What’s It Like Working as a UX Designer at an Agency vs In-House?

Posted on Fri, August 25, 2017 in Web Design, User Experience, Digital Design, by Alicia Nagel

Earlier this summer, American Marketing Association Portland (AMA PDX) hosted Moda Health’s UX Strategy and Design Director, Ed Stojakovic, to give a summary talk covering the differences between working as a UX Designer at an agency vs an in-house corporate setting. Even though the term UX is tossed around a lot, and there are training programs that churn out UX designers, and there are even awards for UX (we’ve won some ourselves) – User Experience is a craft in its infancy that’s still maturing as a discipline. I work alongside our UX designers on the strategy team at GRAYBOX, and attended this event hoping to gain insight on how other companies were incorporating UX professionals into their larger teams.

It’s a wild west out there in terms of how UX professionals are integrated into the work environment. Ed has noticed a trend towards companies building out larger internal UX teams (for example Adaptive Path, a UX company, was bought by Capital One and Hot Studio was bought by Facebook). Also, Amazon is building up a huge UX team and reducing the need for hiring an agency altogether – another in-house tactic as opposed to acquisition. Boutique UX firms are popping up as well, to meet industry specific needs, like healthcare.

A newer term you may be hearing is CX – “Customer Experience”. Ed shared that studies show companies focusing on the full customer experience, not just on UX, tend to be more profitable. Customer Experience attempts to get at this full experience by covering all channel interactions, including all brand touchpoints from first discovery of a brand, to making a purchase, to lodging a complaint and receiving support. CX follows the customer's total experience, moving fluidly between the digital and physical environment.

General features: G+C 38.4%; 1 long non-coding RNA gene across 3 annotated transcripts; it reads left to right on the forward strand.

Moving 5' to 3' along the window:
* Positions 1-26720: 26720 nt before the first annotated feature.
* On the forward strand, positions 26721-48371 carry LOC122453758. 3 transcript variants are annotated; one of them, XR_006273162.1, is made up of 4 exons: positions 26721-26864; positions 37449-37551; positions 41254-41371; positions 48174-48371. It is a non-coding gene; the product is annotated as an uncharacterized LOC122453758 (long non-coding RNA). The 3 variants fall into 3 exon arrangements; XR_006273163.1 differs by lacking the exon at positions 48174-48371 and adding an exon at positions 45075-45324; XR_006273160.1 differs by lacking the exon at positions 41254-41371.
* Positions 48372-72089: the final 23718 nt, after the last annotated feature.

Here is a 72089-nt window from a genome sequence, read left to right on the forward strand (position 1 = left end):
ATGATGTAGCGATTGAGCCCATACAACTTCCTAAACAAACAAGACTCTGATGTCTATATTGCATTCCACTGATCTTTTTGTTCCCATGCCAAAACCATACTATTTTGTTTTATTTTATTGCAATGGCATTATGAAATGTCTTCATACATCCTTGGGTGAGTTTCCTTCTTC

So what are the key takeaways from Ed’s talk on the differences between how UX fits into the agency vs. the corporate team?

  1. People & Processes
    UX thrives when processes are flexible, not rigid. Agency employees tend to be a person with a T-shaped skillset – they know something really well (vertical part of T) but they know a little about a lot of things too (the horizontal stripe of the T). Agencies are more adaptive and responsive to situations and bring the right people in for the project, allowing them to provide better service. There’s a trend for continual education in agencies - they support it and fund it – which leads to employees that are better equipped to do their job and who keep their skills current. To back up this assertion, Ed pointed out that on average you’ll see a lot more agency folks at industry educational events. He says agencies are more likely than corporate entities to have cutting edge tools, and the right tools specifically for designers – for example you may notice that at corporations everyone gets a PC regardless of role, when designers should really have Apple computers. In-house UX can be more satisfying for those who like to see a project through to the end. In agency life you don’t get to own something. You come in as a touch and go consultant a lot of the time, and especially as a freelancer you’re often even less involved as it gets built. In the corporate world you can work with the project until it is released, and often continue to improve it even after launch.

  2. Context & Perspective